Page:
It’s not just agave; distillers find success in Mexican corn too

It’s not just agave; distillers find success in Mexican corn too
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(May 5): The twin pillars of Mexican gastronomy, corn and agave, have largely kept to their respective lanes over the centuries. It’s impossible to imagine Mexican food without corn tortillas, tamales and pozole, but if you’re looking for a distilled spirit, it will almost certainly be agave-based mezcal or tequila.

But lately, in a development that feels both revolutionary and utterly natural, distillers have begun to use Mexico’s treasure trove of heirloom corn varieties to make their own whiskeys. American drinkers should feel right at home with these: Bourbon and many domestic whiskeys, after all, are corn-based.

Other applications are finding their way to the United States as well. Ivy Mix, author of Spirits of Latin America, and owner of the Brooklyn, NY, cocktail bar Leyenda, is particularly beguiled by Nixta, a liqueur distilled from, and flavored with, corn. “I've never had anything like it,” she says. “I made margaritas with it, replacing the Cointreau with the corn liqueur, and it was delicious. Like, so good.”

She admits that a “corn Margarita” would be a tough sell on a menu, but says that if the category were to reach a broader audience, “I think it will really, really blow up. And I think that's awesome.” (Nixta was also named one of our best spirits of 2020.)

While these whiskies have corn in common with bourbon, they are clearly carving out their own category. Rather than the oak-forward, spicy-sweet richness of a Woodford Reserve, expect something lighter in which the corn still takes precedence. Here are five spirits using Mexico's greatest grain to consider.

Sierra Norte

Douglas French, who has lived in Oaxaca for 34 years, brings a mezcalero’s sensibility to his whiskey making. Just as individual species of agave plants are allowed to showcase their distinct characteristics, so too are the heirloom corn varieties — yellow, white, black, red, and purple — in Sierra Norte’s whiskeys. After two to three years in French oak casks that once held either Burgundy or Bordeaux wine, the whiskeys are bottled at a stage in maturation that French compares to that of a reposado tequila, in which the distillate mellows and picks up some barrel notes. From US$59

Abasolo

Although distiller Ivan Saldaña earned a PhD in evolutionary biology, focusing on agave, he and his partners at Casa Lumbre — whose Ancho Reyes chile liqueurs and Montelobos mezcals should be better known — have spent the past few years obsessed with corn.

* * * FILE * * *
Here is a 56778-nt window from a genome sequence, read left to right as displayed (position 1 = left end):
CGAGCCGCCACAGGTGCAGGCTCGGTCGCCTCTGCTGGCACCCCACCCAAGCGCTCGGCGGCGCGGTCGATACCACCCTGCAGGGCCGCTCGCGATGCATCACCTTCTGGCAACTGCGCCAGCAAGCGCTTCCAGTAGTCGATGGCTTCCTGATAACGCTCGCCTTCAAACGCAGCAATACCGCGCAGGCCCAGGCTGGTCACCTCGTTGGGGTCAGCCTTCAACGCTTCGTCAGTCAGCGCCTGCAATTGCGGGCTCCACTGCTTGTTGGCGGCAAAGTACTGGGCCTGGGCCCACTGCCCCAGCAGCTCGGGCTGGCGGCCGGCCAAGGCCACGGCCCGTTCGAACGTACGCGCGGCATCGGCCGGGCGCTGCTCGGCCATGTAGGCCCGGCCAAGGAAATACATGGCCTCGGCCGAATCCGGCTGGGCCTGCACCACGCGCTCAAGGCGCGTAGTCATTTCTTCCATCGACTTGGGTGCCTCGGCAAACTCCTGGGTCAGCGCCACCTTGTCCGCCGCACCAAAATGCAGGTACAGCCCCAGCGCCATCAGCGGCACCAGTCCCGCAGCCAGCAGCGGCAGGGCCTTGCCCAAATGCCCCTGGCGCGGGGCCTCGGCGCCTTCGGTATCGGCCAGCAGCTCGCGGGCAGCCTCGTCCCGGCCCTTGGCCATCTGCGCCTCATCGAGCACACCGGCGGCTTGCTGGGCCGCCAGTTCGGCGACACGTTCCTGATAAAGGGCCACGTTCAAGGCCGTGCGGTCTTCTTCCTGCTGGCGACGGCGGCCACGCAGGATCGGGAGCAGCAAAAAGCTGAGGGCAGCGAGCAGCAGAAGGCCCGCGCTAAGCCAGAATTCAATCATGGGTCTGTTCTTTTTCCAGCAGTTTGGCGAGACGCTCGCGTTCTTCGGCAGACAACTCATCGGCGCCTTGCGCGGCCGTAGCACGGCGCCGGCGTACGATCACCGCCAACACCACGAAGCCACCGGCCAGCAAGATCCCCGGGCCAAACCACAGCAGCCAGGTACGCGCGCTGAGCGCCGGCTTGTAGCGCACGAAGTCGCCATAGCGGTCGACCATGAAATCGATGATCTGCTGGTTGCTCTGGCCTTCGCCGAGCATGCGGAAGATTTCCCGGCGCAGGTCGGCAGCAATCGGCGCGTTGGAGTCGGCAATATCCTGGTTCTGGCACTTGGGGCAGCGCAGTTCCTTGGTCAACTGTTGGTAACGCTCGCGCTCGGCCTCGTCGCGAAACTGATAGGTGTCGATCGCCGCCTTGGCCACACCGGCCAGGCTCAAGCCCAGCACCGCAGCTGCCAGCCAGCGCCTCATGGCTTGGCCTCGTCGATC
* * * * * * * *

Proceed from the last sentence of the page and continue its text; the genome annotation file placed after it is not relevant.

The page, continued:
“We fell in love with a particular variety that grows only about 2,000 meters above sea level,” in the foothills of the Nevado de Toluca volcano near Mexico City. That corn, called cacahuazintle, is most commonly used in the hearty soup pozole.

But what truly sets Abasolo apart is that before fermentation, the corn is nixtamalized, or soaked in an alkaline solution, as is done before it can be ground into masa for tortillas and tamales. The process unlocks a particular floral sweetness in the corn that is preserved through limited time in the barrel. “It has a nice synergetic relationship with the wood,” says Saldaña. “But not as a traditional whiskey, in which wood is really the main story.” US$40

Modern Ancient

Distiller Rob Easter has spent more than a decade obsessed with producing spirits that showcase heirloom and regeneratively grown grains, first with Workhorse Rye (motto: “Drink less, drink better”) and now with Modern Ancient. He makes the whiskeys from brightly colored, intensely flavored corn, much of which is grown in Mexico and imported to the United States by Masienda, which supplies it such restaurants as Cosme and Taco Maria. The heirloom varieties being distilled include Oaxacan Bolita Belatove, a pinkish-purple grain that Masienda says “may be among the rarest of heirloom corn varieties in all of Mexico.” US$44 for 375 ml

Siglo Cero Pox

Pox (pronounced poshe) hails from the southern State of Chiapas, where the Tzotzil Mayans produced and consumed it as a ceremonial drink. For Siglo Cero’s version of the spirit, four varieties of corn are slowly fermented with a little bit of wheat bran, freshly juiced sugar cane, and piloncillo, a raw brown sugar. Twice distilled in wood-fired, copper pot stills, it has incredible body for a clear spirit, says Mix, “with an oiliness that you’d get from a very premium Scotch.” US$47.

Nixta Licor de Elote

For anyone who has ever wanted to (literally) drink in the toasty sweet smell of tortillas fresh off the comal, this is your moment. A sweet corn mash that is fed much like a sourdough, so it develops depth and richness over time, is combined with piloncillo sugar and the base spirit of Absolo whiskey for a remarkably complex finished products. US$32.